Churchill drank two bottles of Champagne a dayBy Patrick Schmitt
Pol Roger used this week’s launch of its cuvée Sir Winston Churchill to share a few facts about the British statesman – including his daily consumption of Champagne.
Such Churchillian details were shared by James Simpson MW, managing director of Pol Roger Portfolio, when speaking at the first press showing of the latest vintage of Pol Roger’s prestige cuvée, which was created a decade after Churchill’s death, and launched in 1984 at Blenheim Palace with the 1975 vintage in magnums only.
Using an art gallery in London’s Hanover Square to unveil the new cuvée, which hails from the 2009 harvest, Simpson commented that it was an apt location because the former British prime minister was a prolific painter.
Indeed, according to Simpson, Churchill painted over 550 pictures in his lifetime.
But the famous figure is best known for his huge consumption of drink, and almost ceaseless puffing on cigars, with Simpson initially telling attendees at the event on Tuesday evening that Churchill smoked over 250,000 of them.
As for his Champagne consumption, Simpson said that the Champagne house estimates that Churchill drank 42,000 bottles of Pol Roger in his lifetime – which he said, in comparison to his cigar habit, “seems almost tame”.
This total equates to roughly 2 bottles / pints (a measure formerly used for Champagne bottles destined for the UK) a day from 1908 – which was the date of the first invoice – until his death in 1965.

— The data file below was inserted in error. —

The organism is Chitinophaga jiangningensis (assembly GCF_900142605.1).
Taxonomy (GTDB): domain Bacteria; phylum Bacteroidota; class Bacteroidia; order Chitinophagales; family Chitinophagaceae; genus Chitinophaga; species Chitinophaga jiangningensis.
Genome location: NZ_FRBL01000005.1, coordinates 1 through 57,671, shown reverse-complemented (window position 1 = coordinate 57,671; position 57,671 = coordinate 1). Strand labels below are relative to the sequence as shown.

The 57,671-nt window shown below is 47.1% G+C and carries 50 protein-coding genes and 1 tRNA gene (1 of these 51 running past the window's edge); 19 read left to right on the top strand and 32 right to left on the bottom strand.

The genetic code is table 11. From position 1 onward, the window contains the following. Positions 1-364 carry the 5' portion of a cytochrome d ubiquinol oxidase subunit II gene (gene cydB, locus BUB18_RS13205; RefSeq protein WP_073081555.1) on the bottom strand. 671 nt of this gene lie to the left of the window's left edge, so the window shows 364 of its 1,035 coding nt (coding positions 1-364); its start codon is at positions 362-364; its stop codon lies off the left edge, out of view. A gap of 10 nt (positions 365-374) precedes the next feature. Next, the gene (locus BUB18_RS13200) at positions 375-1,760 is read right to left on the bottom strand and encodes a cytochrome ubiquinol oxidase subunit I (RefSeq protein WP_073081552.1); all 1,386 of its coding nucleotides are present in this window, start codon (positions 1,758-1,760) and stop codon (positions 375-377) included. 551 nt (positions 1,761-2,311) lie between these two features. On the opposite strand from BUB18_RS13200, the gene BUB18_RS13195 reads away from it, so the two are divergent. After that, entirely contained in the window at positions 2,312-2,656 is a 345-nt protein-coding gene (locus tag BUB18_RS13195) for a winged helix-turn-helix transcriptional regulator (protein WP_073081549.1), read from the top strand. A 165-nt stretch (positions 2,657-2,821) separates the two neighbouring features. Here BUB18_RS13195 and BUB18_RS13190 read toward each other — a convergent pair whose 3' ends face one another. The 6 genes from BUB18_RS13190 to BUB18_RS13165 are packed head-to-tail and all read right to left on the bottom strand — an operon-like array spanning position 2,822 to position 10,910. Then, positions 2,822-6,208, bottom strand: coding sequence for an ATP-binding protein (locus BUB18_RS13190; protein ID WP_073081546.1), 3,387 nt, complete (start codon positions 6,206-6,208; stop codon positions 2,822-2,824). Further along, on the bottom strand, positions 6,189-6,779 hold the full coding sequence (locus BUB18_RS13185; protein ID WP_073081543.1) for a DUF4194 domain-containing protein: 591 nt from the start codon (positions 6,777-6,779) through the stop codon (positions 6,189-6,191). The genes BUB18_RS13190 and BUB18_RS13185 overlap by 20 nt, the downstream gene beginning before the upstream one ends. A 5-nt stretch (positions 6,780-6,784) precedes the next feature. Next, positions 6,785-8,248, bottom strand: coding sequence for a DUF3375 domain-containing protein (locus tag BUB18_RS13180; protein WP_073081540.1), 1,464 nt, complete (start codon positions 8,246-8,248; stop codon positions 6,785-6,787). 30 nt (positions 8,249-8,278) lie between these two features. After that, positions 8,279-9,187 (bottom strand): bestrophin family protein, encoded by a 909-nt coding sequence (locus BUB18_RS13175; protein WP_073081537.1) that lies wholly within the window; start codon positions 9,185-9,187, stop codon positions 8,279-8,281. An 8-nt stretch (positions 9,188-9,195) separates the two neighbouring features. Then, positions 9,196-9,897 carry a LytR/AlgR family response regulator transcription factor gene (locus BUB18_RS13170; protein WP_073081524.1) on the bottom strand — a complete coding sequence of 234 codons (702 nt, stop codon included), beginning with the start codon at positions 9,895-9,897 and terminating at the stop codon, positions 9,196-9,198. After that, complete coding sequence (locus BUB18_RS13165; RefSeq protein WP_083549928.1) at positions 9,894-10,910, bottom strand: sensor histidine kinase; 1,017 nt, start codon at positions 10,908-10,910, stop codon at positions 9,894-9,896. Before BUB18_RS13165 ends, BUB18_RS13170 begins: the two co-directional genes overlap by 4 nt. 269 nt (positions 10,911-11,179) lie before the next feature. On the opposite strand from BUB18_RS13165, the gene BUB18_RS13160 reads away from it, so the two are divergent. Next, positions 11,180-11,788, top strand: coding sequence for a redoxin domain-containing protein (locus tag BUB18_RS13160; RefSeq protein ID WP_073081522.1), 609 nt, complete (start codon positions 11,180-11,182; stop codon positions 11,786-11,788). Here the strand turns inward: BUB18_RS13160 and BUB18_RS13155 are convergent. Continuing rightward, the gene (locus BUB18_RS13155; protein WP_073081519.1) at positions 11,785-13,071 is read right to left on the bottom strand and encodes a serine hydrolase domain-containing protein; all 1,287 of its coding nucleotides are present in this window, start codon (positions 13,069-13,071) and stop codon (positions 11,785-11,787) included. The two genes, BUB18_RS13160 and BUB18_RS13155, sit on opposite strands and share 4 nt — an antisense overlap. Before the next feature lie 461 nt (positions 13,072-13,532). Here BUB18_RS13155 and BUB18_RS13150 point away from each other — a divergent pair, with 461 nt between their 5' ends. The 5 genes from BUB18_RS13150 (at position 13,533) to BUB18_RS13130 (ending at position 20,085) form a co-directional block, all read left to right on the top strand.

Simpson also said that Churchill only drank vintage Champagne, with his favourite harvest-dated Pol Roger release being the 1928, and, “when he drank Pol Roger out of that, he moved to 1935, then 1945 and, finally, the 1947.”
Churchill liked older vintages of Champagne, and, because he drank it with food, he favoured a robust style of fizz, which was made possible because Pol Roger and Champagne more generally would have been dominated by Pinot Noir in the statesman’s lifetime – Chardonnay, which now represents over 30% of Champagne vineyards, would have covered fewer than one fifth of the region 50 years ago.
This is why the cuvée Sir Winston Churchill created in his honour, contains over 80% Pinot Noir, and, before release, spends a minimum of 10 years ageing on its lees in Pol Roger’s cellars in Epernay.